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Genes R US — Gene tests reduce trial and error for brain meds

Genes R US — Gene tests reduce trial and error for brain meds

Posted: Wednesday, April 25, 2012 5:00 pm

Recently, the Tennessean published an article regarding the use of gene-based tests to reduce the trial and error associated with finding the right antidepressant medication. (http://tnne.ws/Jkr8Ol) I was asked for my opinion on the tests and which of the two tests is best. Okay, I’ll get there … but first, some background.
These gene tests help refine and validate a broad class of medications used to treat a wide range of brain disorders including but not limited to depression. These disorders are as varied as bipolar disorder, schizophrenia, anxiety disorders, obsessive-compulsive disorder, attention deficient (and hyperactivity) disorder, weight loss and treatment-resistant headaches. 
Depending on an individual’s DNA, brain hormones (like serotonin, norepinephrine and dopamine) may or may not be efficiently targeted by certain prescribed medications. Other genetic variations impact a medication’s potential to calm overly excited neuronal connections. (Check out this video for a better understanding of the science http://bit.ly/sDgrTe.)
Most medications are metabolized in the liver. Variations in our DNA can make that process super fast or very slow — which has implications for dosing and, hence, toxicity. And finally there are genetic variations that increase the likelihood of certain medications helping you pack on the pounds — without trying. 
To form an opinion about these two gene tests, I did what anyone could do. I read the websites for the two companies, AssureRx and Genomind. Next I called each company and asked to speak to their Chief Scientific Officer or their Director of Marketing. You may not feel comfortable doing this part — but this is in my comfort zone.   
Both companies were eager to share information about their gene test products. Well, except for pricing information, which they cannot shar,e as I am not a medical doctor. Both companies provide financial assistance that makes their gene tests affordable to all, or even free in some cases.
But with additional investigation I found that the tests are far less than the usual cost of the blood work for your annual physical. And the gene tests are covered by most medical insurances.
One company uses a saliva sample for DNA analysis, while the other company uses cells scraped from the inside of one’s cheek. Currently each company tests which versions of six to 10 genes are present. They do this by testing for a whole bunch of SNPs. SNPs are single point differences that take on one of two values in the DNA from person to person.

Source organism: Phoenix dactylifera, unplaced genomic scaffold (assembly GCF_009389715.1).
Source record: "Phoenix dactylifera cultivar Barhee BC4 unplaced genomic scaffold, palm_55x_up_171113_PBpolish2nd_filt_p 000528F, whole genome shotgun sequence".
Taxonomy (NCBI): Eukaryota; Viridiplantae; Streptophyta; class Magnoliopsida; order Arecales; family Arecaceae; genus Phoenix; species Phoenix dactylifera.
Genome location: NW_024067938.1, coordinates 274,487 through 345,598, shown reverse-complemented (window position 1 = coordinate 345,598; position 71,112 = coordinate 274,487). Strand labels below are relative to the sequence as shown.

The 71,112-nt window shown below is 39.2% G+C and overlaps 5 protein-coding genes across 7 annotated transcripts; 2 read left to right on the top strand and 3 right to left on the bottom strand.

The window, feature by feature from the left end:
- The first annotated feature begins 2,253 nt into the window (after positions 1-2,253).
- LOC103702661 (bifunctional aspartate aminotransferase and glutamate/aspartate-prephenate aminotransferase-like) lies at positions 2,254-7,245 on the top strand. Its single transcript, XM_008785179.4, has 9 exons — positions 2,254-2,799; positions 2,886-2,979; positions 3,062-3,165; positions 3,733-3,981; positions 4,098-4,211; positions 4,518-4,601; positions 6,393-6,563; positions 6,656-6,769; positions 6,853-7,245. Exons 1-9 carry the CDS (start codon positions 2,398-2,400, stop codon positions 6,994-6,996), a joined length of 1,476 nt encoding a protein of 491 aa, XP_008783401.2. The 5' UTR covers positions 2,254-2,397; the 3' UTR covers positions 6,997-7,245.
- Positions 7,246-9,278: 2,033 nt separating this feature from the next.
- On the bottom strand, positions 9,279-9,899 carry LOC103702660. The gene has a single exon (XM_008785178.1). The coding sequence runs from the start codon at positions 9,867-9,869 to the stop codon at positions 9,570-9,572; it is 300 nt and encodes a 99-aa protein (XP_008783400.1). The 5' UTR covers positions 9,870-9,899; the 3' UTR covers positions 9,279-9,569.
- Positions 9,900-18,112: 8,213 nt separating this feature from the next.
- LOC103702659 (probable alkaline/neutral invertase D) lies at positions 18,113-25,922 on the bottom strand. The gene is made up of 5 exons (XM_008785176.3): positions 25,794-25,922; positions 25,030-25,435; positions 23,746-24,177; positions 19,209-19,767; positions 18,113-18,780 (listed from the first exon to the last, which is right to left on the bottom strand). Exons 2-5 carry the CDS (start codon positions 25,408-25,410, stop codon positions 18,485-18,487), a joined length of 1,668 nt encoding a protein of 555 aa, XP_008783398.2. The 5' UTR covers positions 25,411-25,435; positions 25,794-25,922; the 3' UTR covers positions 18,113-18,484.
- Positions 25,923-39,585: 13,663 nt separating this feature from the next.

Rather than recommending one gene test over the other in my column, I see my role as getting these tests used and adopted in the clinic. Unlike the direct to consumer genetic tests (think 23andme), you can’t order these gene tests yourself. 
Some doctors are really interested in this brave new world of personalized medicine and others, well, not so much so. But let’s suppose that you have convinced your doctor to order one of these gene tests for you. What needs to happen?
First the physician needs to register with the company that sells the gene test you plan to use. He and his staff will get some training on proper sample collection (spitting and scraping). A company representative reviews the test report with the medical staff to ensure that there are no questions on interpretation. From sample to report takes 24 hours or a couple of days, depending on the company selected.
Because one of the two gene tests has been on the market longer, I was able to find an image of the report from about a year ago (http://bit.ly/HKt2O9). The report is easy to understand, assuming one has knowledge of which medications are prescribed for brain healing.
Your doctor should be familiar with every medication on this list — or you are seeing the wrong doctor.
Sorry, but this is your brain we are talking about here.
Beyond that, however, no special education in genetics is required to translate the report directly into which medications are best for you — or not — and which ones should be watched most closely for side effects.
Those of us that have gone through the trial and error process for brain meds — even for something like 24/7 headaches as I did seven years ago — can surely appreciate the utility of such gene tests. My anxiety would have been considerably lessened at the time if such a gene test were available, given the complex cocktail needed to return my quality of life.
I believe that each of us can make a difference in how readily personalized medicine is utilized in the clinic.  These gene tests are a great example of personalized medicine. Your first step is to educate yourself. And if you made it to the end of this column — you are well on your way.
Editor’s note: Nancy Miller Latimer has worked in scientific research and development for 27 years. She blogs at NeuronalBeauty.BlogSpot.com Published in The Messenger 4.25.12

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